A Western Kentucky University political analyst said the ongoing debate over possible U.S. military action in Syria comes at an opportune time for Kentucky Sen. Rand Paul.
Political Science Professor and Warren County Republican Party Chairman Scott Lasley said Paul has long talked about the U.S. needing to adopt a less aggressive foreign policy. Sen. Paul--who is considering a presidential run--has been a vocal opponent of U.S. military involvement in Syria, saying it’s not in America’s interest to get involved in another nation’s civil war.
Lasley said Paul’s position is something that could attract voters who wouldn’t normally side with the Bowling Green Republican.
“Particularly with younger voters, where Republicans have struggled the last couple of election cycles," Lasley said. "A lot of time there’s not a huge difference between younger voters and older voters, but one of the areas that you do see a difference is the aggressiveness of foreign policy.”
Lasley said Sen. Mitch McConnell finds himself in a tougher position, given his role as Senate Minority Leader. Lasley said while McConnell would normally be inclined to oppose President Obama, the Kentucky Senator also has to take into account how not acting in Syria would impact America’s image abroad.
“First of all, the first thing to keep in mind is that things automatically get more complex as soon as you’re in a leadership position," Lasley said. "I think Democrats like Harry Reid and Nancy Pelosi are discovering that. John Boehner definitely knows that, as well as Senator McConnell. The set of responsibilities become very real and different, and certainly in the context of a re-election bid.”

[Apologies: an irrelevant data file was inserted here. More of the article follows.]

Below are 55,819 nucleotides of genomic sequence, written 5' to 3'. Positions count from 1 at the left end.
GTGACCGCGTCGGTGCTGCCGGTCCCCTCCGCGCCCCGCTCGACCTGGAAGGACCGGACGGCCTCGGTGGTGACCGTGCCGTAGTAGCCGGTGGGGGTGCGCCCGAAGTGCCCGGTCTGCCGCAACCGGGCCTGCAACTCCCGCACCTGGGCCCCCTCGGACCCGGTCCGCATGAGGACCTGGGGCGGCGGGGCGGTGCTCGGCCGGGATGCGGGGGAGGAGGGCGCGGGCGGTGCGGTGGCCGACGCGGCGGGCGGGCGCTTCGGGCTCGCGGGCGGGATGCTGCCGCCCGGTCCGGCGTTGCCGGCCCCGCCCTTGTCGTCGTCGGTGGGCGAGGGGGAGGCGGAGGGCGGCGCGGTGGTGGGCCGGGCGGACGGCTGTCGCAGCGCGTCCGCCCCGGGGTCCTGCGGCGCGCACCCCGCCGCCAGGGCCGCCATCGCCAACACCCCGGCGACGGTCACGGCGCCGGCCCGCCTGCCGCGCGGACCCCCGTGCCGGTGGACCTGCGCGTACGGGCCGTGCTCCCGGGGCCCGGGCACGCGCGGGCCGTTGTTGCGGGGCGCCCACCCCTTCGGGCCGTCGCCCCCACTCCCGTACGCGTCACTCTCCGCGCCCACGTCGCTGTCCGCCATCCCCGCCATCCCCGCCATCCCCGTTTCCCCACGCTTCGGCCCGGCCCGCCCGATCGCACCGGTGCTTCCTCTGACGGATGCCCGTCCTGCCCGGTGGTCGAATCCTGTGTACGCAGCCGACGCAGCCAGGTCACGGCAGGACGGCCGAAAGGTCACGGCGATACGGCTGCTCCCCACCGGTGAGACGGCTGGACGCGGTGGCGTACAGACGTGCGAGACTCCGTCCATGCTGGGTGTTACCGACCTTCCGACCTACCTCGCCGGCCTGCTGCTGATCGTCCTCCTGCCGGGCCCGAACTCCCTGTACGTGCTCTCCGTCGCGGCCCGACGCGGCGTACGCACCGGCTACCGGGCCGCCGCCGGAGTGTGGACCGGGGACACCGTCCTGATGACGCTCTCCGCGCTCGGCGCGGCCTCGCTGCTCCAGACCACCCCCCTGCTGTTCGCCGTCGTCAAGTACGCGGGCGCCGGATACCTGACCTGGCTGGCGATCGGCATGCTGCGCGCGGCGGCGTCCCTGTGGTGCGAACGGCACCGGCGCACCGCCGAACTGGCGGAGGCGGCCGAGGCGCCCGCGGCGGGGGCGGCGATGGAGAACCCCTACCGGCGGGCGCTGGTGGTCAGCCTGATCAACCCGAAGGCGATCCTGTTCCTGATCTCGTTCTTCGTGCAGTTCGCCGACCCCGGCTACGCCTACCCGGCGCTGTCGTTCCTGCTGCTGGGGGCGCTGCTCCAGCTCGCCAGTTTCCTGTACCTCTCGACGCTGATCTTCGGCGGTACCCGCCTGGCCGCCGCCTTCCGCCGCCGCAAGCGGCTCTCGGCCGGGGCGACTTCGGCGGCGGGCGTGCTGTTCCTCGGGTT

Sen. McConnell has—so far—not taken a public position for or against U.S. military action against Syria.
Lasley said McConnell has to take into account the fact he’s being challenged by a Tea Party activist in next year’s Senate GOP primary. But Lasley also said McConnell is likely to take into account how not acting in Syria could damage America’s image with important allies abroad.
The Louisville Republican was quoted Tuesday in The Washington Post as saying he appreciated the briefing given to lawmakers by President Obama regarding a possible military strike.
"While we are learning more about his plans, Congress and our constituents would all benefit from knowing more about what it is he thinks needs to be done--and can be accomplished--in Syria and the region," McConnell said.